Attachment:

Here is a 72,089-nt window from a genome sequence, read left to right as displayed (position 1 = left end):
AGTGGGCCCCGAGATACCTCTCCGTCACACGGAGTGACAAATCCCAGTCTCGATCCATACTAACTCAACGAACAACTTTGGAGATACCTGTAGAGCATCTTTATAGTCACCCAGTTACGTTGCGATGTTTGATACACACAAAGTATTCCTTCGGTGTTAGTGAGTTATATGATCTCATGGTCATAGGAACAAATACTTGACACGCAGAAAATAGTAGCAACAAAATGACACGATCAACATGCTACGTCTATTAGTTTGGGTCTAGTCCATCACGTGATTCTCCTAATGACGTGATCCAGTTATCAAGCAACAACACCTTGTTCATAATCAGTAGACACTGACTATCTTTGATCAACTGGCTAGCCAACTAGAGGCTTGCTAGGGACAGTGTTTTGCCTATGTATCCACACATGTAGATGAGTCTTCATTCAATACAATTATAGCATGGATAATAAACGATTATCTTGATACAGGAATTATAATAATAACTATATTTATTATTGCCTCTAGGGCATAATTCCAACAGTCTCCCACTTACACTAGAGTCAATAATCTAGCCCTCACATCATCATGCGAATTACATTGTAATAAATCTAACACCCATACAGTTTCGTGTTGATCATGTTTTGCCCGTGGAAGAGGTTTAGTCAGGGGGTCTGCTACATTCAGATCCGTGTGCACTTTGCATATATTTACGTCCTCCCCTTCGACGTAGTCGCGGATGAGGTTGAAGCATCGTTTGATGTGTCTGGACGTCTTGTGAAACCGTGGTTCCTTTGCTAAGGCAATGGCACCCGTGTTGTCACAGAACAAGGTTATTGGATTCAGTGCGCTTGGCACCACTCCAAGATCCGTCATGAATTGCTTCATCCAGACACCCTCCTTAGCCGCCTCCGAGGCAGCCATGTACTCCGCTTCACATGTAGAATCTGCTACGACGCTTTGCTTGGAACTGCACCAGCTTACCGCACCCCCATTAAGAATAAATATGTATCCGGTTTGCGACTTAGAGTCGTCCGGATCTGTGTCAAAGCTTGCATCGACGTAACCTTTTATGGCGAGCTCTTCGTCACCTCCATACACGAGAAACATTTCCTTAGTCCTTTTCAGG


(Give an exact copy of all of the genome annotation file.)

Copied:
Here is a 72,089-nt window from a genome sequence, read left to right as displayed (position 1 = left end):
AGTGGGCCCCGAGATACCTCTCCGTCACACGGAGTGACAAATCCCAGTCTCGATCCATACTAACTCAACGAACAACTTTGGAGATACCTGTAGAGCATCTTTATAGTCACCCAGTTACGTTGCGATGTTTGATACACACAAAGTATTCCTTCGGTGTTAGTGAGTTATATGATCTCATGGTCATAGGAACAAATACTTGACACGCAGAAAATAGTAGCAACAAAATGACACGATCAACATGCTACGTCTATTAGTTTGGGTCTAGTCCATCACGTGATTCTCCTAATGACGTGATCCAGTTATCAAGCAACAACACCTTGTTCATAATCAGTAGACACTGACTATCTTTGATCAACTGGCTAGCCAACTAGAGGCTTGCTAGGGACAGTGTTTTGCCTATGTATCCACACATGTAGATGAGTCTTCATTCAATACAATTATAGCATGGATAATAAACGATTATCTTGATACAGGAATTATAATAATAACTATATTTATTATTGCCTCTAGGGCATAATTCCAACAGTCTCCCACTTACACTAGAGTCAATAATCTAGCCCTCACATCATCATGCGAATTACATTGTAATAAATCTAACACCCATACAGTTTCGTGTTGATCATGTTTTGCCCGTGGAAGAGGTTTAGTCAGGGGGTCTGCTACATTCAGATCCGTGTGCACTTTGCATATATTTACGTCCTCCCCTTCGACGTAGTCGCGGATGAGGTTGAAGCATCGTTTGATGTGTCTGGACGTCTTGTGAAACCGTGGTTCCTTTGCTAAGGCAATGGCACCCGTGTTGTCACAGAACAAGGTTATTGGATTCAGTGCGCTTGGCACCACTCCAAGATCCGTCATGAATTGCTTCATCCAGACACCCTCCTTAGCCGCCTCCGAGGCAGCCATGTACTCCGCTTCACATGTAGAATCTGCTACGACGCTTTGCTTGGAACTGCACCAGCTTACCGCACCCCCATTAAGAATAAATATGTATCCGGTTTGCGACTTAGAGTCGTCCGGATCTGTGTCAAAGCTTGCATCGACGTAACCTTTTATGGCGAGCTCTTCGTCACCTCCATACACGAGAAACATTTCCTTAGTCCTTTTCAGG